2nd Sunday before Lent
St John’s, Upper Norwood
‘Do not worry’ saying, ‘What will we eat?’ or ‘What will we drink?’ or ‘What will we wear?’ Jesus says to his disciples in this morning’s Gospel. For ‘I consider that the sufferings of this present time are not worth comparing with the glory about to be revealed to us’ Paul reminds the early Christians in the years after Jesus’ death, as we heard in this morning’s letter to the Romans.
Wherever we might be as Christians on our journey of faith, it is difficult to hear these words in the light of this week’s earthquake in Syria and Turkey, which has already claimed over 28 000 lives. In a part of the world that has already been ravaged by war and conflict, this sheer loss of life, combined with the further loss of communities and socio-political infrastructure, must feel, at times, simply irreconcilable with the heavenly vision of glorious redemption Jesus and Paul describe. How can we think of anything other than worry and suffering in a week in which we watched a tiny, newborn baby, pulled from the depths of the rubble in a forgotten part of northwest Syria, her mother buried somewhere beneath? The foetal cry of the infant girl – now called Aya, meaning ‘miracle’ in Arabic – surely mirrored the shouts of a whole nation crying out for an end to suffering, and a universe longing for the new creation of Paul’s letter. ‘Creation itself will be set free from its bondage…and will obtain the freedom of the glory of the children of God’ Paul reminds the Romans. But, when will this freedom of the new creation come? And where, as Christians, should we be found standing when it does?
‘In the beginning’, this morning’s creation story from the Book of Genesis tells us, ‘When God created the heavens and the earth, the earth was a formless void, and darkness covered the face of the deep, while a wind from God swept over the face of the waters. Then God said, ‘Let there be light’; and there was light. And God saw that the light was good.’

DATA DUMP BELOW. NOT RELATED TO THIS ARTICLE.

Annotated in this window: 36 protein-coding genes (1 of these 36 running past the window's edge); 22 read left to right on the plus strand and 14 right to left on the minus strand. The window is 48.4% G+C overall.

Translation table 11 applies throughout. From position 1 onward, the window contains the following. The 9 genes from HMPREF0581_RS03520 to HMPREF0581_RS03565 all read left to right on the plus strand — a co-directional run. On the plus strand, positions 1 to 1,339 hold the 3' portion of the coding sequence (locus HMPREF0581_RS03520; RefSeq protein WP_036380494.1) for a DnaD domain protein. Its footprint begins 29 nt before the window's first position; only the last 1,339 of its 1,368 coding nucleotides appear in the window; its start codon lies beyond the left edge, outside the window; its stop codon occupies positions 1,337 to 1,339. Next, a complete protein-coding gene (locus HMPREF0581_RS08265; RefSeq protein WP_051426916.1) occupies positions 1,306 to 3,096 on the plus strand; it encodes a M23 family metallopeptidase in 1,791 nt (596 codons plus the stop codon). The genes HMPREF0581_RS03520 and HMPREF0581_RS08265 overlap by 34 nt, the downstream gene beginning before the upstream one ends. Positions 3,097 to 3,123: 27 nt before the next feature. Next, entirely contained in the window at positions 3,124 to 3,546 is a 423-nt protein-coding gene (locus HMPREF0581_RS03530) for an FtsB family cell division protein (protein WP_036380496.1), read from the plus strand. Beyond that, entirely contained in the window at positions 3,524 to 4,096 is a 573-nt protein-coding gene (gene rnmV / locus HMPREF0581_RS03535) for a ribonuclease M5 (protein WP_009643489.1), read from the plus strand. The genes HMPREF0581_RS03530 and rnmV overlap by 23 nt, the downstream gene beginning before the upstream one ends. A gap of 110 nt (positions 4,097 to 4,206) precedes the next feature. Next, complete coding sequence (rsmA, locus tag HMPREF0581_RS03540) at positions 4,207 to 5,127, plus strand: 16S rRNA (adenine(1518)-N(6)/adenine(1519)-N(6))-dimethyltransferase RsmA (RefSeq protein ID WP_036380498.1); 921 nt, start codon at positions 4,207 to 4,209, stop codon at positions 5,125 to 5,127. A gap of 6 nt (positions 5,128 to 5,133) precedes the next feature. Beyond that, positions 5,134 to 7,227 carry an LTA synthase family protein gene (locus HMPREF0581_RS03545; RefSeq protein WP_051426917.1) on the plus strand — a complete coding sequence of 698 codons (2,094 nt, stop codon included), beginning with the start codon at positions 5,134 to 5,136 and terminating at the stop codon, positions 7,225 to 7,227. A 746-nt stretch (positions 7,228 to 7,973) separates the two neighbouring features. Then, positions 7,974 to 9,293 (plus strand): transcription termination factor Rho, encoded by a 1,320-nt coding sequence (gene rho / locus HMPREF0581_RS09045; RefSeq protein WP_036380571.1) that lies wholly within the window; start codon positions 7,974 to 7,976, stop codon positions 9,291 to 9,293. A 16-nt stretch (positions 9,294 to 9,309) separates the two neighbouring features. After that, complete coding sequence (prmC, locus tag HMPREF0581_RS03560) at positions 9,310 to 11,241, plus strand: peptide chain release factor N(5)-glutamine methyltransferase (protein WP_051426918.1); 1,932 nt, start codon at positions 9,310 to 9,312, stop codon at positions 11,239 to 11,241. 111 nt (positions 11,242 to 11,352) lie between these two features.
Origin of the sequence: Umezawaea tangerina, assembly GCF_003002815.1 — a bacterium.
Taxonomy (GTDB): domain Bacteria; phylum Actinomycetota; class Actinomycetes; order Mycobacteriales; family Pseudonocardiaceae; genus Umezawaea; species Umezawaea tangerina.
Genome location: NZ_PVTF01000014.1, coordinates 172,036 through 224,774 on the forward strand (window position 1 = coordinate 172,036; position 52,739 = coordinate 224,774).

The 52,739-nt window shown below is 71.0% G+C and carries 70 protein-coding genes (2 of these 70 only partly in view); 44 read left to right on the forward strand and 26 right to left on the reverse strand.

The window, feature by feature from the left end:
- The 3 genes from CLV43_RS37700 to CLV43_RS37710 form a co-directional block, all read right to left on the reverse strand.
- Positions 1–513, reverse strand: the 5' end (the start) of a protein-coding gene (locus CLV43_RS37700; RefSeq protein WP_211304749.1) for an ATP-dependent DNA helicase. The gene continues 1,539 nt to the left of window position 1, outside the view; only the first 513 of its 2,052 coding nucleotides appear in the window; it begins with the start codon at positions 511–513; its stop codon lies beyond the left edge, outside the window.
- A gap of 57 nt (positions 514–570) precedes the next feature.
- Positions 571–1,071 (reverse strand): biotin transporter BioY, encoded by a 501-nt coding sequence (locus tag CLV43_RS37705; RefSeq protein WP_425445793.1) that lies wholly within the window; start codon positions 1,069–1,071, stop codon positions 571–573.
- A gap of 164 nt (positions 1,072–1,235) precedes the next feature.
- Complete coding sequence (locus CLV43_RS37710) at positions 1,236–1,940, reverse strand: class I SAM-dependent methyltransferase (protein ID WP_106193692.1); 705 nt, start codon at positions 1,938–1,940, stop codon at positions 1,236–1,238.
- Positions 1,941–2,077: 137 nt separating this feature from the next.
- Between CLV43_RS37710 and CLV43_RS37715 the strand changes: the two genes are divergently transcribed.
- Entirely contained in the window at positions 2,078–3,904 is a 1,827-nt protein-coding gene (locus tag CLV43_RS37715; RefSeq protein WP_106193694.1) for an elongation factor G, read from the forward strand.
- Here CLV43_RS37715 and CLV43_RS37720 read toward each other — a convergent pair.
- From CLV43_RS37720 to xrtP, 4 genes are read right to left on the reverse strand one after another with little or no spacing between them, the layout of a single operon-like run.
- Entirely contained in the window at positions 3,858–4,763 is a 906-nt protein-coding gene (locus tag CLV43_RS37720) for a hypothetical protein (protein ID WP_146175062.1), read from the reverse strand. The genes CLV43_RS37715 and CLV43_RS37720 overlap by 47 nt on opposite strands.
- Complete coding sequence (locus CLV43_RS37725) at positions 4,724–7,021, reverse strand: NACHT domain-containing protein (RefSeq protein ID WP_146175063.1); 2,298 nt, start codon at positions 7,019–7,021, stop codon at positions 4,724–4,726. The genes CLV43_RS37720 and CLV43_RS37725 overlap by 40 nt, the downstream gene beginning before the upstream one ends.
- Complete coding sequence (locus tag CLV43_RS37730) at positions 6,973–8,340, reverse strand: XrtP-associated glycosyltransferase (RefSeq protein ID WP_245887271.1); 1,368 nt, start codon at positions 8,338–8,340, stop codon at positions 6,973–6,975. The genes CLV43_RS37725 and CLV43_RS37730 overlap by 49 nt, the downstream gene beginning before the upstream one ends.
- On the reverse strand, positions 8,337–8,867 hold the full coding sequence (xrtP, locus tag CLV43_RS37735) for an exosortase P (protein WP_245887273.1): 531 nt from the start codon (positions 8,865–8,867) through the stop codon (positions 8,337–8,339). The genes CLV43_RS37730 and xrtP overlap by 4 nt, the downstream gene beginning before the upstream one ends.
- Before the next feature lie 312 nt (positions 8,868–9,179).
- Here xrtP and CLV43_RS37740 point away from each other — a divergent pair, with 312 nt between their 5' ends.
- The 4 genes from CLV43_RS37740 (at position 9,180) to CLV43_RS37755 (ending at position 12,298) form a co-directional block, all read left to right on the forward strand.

As the rescue-workers went down into the formless void of the rubble left behind by the earthquake, searching for the tiny baby crying in the darkness, before bringing her up into life, we celebrate the life of another baby girl here this morning. Taylor, this morning, we celebrate with you as you become Christ’s newest disciple. Like many of us here today, you’ll be baptised in a way that symbolises Jesus’ own baptism, as he went down into the depths of the river Jordan, before coming up into new life, anointed with the Holy Spirit, with the words, ‘You are my beloved Son: with you I am well pleased.’ Created in the image of God, Taylor, like each of us, will be baptised into the same waters that baptised Jesus, and into the same darkness and watery chaos that was found right at the beginning of creation, when darkness still covered the face of the deep. For Jesus, Emmanuel, God-with-Us, was born to an ordinary woman in a forgotten corner of Palestine, into the chaos and darkness of the frightening and violent world of Herod. He was born into chaos and darkness, and yet the Spirit of God still anointed him at his baptism, and he was still named – and seen – as Jesus, the Christ, God’s beloved Son. ‘And God saw that the light was good.’ As baptised Christians, we’re called not into a life of wealth or of comfort or even of safety, but to stand with Jesus in the darkness and chaos of natural disaster and human suffering where the Word continues to be made flesh, and to look for and proclaim the good news of the light and glory of the new creation that is to come. This is our hope. And this hope in tomorrow might not remove the world’s suffering today, but it does change the way that we live our lives together and respond in the wake of natural disaster.
‘Do not worry’ saying, ‘What will we eat?’ or ‘What will we drink?’ or ‘What will we wear?’ Jesus says to his disciples. ‘Your heavenly Father knows that you need all these things. But strive first for the Kingdom of God…and all these things will be given to you as well. Do not worry about tomorrow, for tomorrow will bring worries of its own. Today’s trouble is enough for today.’